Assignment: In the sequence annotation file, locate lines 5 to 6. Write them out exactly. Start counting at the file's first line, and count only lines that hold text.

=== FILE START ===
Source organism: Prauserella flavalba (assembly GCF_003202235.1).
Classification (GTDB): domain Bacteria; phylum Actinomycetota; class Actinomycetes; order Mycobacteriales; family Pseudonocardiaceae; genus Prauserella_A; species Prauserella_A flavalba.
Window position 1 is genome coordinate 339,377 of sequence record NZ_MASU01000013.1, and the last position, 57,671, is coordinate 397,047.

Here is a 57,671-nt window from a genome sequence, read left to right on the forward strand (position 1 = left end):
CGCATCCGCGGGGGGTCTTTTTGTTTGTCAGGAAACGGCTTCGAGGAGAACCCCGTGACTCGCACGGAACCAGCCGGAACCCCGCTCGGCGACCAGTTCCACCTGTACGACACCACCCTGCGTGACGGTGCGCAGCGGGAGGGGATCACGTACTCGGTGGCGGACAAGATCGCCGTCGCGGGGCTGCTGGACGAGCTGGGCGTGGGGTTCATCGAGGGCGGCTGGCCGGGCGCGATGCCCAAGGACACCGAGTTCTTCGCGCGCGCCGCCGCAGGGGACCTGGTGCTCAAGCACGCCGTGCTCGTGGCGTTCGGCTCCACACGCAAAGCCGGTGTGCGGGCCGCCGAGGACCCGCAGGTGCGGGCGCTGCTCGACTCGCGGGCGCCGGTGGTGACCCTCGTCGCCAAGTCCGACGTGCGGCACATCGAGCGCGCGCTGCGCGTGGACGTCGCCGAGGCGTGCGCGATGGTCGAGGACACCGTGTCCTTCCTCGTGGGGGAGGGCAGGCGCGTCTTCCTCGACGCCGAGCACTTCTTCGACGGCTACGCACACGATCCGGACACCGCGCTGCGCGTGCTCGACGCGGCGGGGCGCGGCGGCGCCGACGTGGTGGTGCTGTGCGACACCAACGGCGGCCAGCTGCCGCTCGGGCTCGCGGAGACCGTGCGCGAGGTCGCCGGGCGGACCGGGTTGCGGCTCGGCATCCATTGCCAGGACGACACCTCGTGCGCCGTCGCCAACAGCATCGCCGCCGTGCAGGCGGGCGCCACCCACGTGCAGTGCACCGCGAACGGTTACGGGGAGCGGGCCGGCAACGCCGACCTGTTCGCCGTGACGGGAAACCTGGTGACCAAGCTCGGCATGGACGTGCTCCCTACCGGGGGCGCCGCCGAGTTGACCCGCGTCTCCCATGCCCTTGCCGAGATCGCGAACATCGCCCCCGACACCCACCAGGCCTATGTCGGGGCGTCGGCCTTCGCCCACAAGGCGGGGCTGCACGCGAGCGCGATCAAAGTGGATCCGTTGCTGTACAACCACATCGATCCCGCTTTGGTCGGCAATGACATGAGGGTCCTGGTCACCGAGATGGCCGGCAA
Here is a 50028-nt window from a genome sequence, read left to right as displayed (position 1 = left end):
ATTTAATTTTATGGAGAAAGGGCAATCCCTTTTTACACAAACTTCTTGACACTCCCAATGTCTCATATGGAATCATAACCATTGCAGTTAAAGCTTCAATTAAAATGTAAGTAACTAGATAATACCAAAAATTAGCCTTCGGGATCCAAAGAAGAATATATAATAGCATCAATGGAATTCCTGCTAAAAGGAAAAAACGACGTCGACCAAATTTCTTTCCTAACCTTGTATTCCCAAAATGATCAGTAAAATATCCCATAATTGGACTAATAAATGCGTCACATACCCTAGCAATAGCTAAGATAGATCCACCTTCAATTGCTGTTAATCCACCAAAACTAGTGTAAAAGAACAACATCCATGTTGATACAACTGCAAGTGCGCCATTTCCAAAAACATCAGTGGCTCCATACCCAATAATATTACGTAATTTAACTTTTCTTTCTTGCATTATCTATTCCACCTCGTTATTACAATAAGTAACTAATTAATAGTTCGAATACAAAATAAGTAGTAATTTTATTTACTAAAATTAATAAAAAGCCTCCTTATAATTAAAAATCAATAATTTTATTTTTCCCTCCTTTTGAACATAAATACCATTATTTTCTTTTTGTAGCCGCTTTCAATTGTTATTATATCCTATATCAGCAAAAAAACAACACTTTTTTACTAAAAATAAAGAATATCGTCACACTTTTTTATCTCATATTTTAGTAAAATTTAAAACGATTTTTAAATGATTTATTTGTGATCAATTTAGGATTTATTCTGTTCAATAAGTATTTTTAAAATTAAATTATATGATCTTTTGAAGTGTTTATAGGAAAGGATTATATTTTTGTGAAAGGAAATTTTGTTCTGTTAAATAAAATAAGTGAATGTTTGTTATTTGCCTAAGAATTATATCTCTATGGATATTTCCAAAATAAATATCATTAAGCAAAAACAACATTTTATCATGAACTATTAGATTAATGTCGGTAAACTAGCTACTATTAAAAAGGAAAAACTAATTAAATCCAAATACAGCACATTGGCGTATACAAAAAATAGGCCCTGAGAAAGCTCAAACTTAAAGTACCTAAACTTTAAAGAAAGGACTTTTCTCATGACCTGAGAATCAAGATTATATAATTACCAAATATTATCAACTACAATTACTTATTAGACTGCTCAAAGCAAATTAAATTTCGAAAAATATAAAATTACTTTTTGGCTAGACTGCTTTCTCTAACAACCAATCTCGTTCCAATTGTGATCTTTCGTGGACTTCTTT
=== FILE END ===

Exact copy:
CGCATCCGCGGGGGGTCTTTTTGTTTGTCAGGAAACGGCTTCGAGGAGAACCCCGTGACTCGCACGGAACCAGCCGGAACCCCGCTCGGCGACCAGTTCCACCTGTACGACACCACCCTGCGTGACGGTGCGCAGCGGGAGGGGATCACGTACTCGGTGGCGGACAAGATCGCCGTCGCGGGGCTGCTGGACGAGCTGGGCGTGGGGTTCATCGAGGGCGGCTGGCCGGGCGCGATGCCCAAGGACACCGAGTTCTTCGCGCGCGCCGCCGCAGGGGACCTGGTGCTCAAGCACGCCGTGCTCGTGGCGTTCGGCTCCACACGCAAAGCCGGTGTGCGGGCCGCCGAGGACCCGCAGGTGCGGGCGCTGCTCGACTCGCGGGCGCCGGTGGTGACCCTCGTCGCCAAGTCCGACGTGCGGCACATCGAGCGCGCGCTGCGCGTGGACGTCGCCGAGGCGTGCGCGATGGTCGAGGACACCGTGTCCTTCCTCGTGGGGGAGGGCAGGCGCGTCTTCCTCGACGCCGAGCACTTCTTCGACGGCTACGCACACGATCCGGACACCGCGCTGCGCGTGCTCGACGCGGCGGGGCGCGGCGGCGCCGACGTGGTGGTGCTGTGCGACACCAACGGCGGCCAGCTGCCGCTCGGGCTCGCGGAGACCGTGCGCGAGGTCGCCGGGCGGACCGGGTTGCGGCTCGGCATCCATTGCCAGGACGACACCTCGTGCGCCGTCGCCAACAGCATCGCCGCCGTGCAGGCGGGCGCCACCCACGTGCAGTGCACCGCGAACGGTTACGGGGAGCGGGCCGGCAACGCCGACCTGTTCGCCGTGACGGGAAACCTGGTGACCAAGCTCGGCATGGACGTGCTCCCTACCGGGGGCGCCGCCGAGTTGACCCGCGTCTCCCATGCCCTTGCCGAGATCGCGAACATCGCCCCCGACACCCACCAGGCCTATGTCGGGGCGTCGGCCTTCGCCCACAAGGCGGGGCTGCACGCGAGCGCGATCAAAGTGGATCCGTTGCTGTACAACCACATCGATCCCGCTTTGGTCGGCAATGACATGAGGGTCCTGGTCACCGAGATGGCCGGCAA
Here is a 50028-nt window from a genome sequence, read left to right as displayed (position 1 = left end):